Credit market development and agricultural production in selected African countries
Climate change perspective
This study aimed to examine the long and short-run relationships between credit market development and agricultural production using the Autoregressive Distributed Lags (ARDL) Bounds test for cointegration, as well as the direction of causality by using the Granger causality test. The results of the ARDL Bounds test revealed that institutional credit development had a significant long-run effect on agricultural production in all countries under examination, except for Tunisia; that is: Benin, Kenya, and Nigeria. In the short run, credit market development had a significant and positive effect on agricultural production in Nigeria. By contrast, the effect of credit market development on agricultural production was negative in the short-run in Benin, Kenya, and Tunisia. The result of granger causality test revealed the existence of significant bi-directional causal links between institutional credit development and agricultural production in Benin, Kenya and Nigeria, no significant interdependence was found between the two variables in Tunisia. Capital formation had a significant and positive effect on agricultural production in the long-run and short-run in all countries. Climate change was negatively associated with agricultural production in all countries except for Nigeria. The exchange rates and real interest rates had a negative effect on agricultural production in the long-run and short-run in all countries.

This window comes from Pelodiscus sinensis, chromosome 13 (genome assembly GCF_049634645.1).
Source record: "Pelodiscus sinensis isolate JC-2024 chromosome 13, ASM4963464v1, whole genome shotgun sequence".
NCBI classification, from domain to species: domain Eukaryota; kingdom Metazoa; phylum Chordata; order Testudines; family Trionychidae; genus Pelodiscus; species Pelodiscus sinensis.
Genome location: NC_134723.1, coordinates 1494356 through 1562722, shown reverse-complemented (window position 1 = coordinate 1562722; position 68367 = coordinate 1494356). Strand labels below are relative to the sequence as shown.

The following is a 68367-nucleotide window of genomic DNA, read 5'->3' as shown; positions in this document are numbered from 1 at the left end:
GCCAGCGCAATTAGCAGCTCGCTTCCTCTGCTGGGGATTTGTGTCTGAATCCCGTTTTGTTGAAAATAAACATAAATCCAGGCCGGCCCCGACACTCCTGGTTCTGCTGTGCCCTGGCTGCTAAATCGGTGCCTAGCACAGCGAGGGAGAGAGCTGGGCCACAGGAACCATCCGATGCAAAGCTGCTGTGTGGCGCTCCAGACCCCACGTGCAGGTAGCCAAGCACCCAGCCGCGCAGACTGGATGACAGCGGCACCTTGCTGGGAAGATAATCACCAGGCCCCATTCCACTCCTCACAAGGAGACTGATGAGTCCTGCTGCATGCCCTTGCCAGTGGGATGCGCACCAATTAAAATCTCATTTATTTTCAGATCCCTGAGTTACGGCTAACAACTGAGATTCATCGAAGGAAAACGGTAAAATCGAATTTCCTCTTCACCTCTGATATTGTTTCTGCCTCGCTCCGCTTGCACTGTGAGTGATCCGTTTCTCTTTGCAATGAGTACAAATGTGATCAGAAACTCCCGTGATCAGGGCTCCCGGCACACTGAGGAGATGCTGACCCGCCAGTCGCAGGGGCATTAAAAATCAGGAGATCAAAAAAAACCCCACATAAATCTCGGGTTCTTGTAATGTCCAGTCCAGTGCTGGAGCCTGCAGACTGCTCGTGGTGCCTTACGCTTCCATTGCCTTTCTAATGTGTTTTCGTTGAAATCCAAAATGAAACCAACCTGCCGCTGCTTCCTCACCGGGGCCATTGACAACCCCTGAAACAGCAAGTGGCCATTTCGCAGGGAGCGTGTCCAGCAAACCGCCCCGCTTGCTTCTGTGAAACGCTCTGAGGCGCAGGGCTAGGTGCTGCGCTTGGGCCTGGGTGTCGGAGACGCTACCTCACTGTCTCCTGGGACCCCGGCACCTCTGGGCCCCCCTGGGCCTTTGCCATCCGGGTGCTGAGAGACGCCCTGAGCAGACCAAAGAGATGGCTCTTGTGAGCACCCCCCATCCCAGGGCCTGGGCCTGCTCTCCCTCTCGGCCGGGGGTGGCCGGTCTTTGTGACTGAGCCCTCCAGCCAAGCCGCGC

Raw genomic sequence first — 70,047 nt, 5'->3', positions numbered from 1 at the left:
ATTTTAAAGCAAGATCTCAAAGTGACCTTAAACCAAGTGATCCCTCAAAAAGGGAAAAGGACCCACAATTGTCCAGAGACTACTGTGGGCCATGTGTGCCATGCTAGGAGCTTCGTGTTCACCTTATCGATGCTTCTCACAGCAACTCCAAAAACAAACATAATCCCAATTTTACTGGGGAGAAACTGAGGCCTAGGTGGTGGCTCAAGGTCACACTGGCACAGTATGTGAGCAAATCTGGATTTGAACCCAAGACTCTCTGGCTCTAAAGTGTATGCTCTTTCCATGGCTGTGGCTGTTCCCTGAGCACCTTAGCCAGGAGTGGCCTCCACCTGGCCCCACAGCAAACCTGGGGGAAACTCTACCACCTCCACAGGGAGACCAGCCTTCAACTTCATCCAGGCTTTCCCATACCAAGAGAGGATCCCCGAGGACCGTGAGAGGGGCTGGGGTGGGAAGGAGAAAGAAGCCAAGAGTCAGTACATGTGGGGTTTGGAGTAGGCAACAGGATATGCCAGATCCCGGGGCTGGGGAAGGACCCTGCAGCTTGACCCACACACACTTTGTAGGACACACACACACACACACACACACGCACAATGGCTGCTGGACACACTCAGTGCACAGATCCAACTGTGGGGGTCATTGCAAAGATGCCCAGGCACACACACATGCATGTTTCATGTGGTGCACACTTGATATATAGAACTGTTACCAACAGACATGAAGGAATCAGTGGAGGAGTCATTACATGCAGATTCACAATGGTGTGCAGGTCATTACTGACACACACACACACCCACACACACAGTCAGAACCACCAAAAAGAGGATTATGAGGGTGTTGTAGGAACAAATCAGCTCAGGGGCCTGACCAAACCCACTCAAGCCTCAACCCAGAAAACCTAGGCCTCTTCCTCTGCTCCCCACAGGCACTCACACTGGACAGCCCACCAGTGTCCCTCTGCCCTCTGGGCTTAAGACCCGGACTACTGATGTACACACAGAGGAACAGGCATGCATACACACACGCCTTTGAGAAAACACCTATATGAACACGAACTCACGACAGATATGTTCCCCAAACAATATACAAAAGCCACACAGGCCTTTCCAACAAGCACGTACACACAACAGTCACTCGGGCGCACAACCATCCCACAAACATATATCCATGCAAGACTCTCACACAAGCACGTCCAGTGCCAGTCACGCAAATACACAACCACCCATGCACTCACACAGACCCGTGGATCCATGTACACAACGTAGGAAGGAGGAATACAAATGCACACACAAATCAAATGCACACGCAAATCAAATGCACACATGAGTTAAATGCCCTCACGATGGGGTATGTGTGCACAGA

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Copyright (c) 2023 Zewdie Shikur
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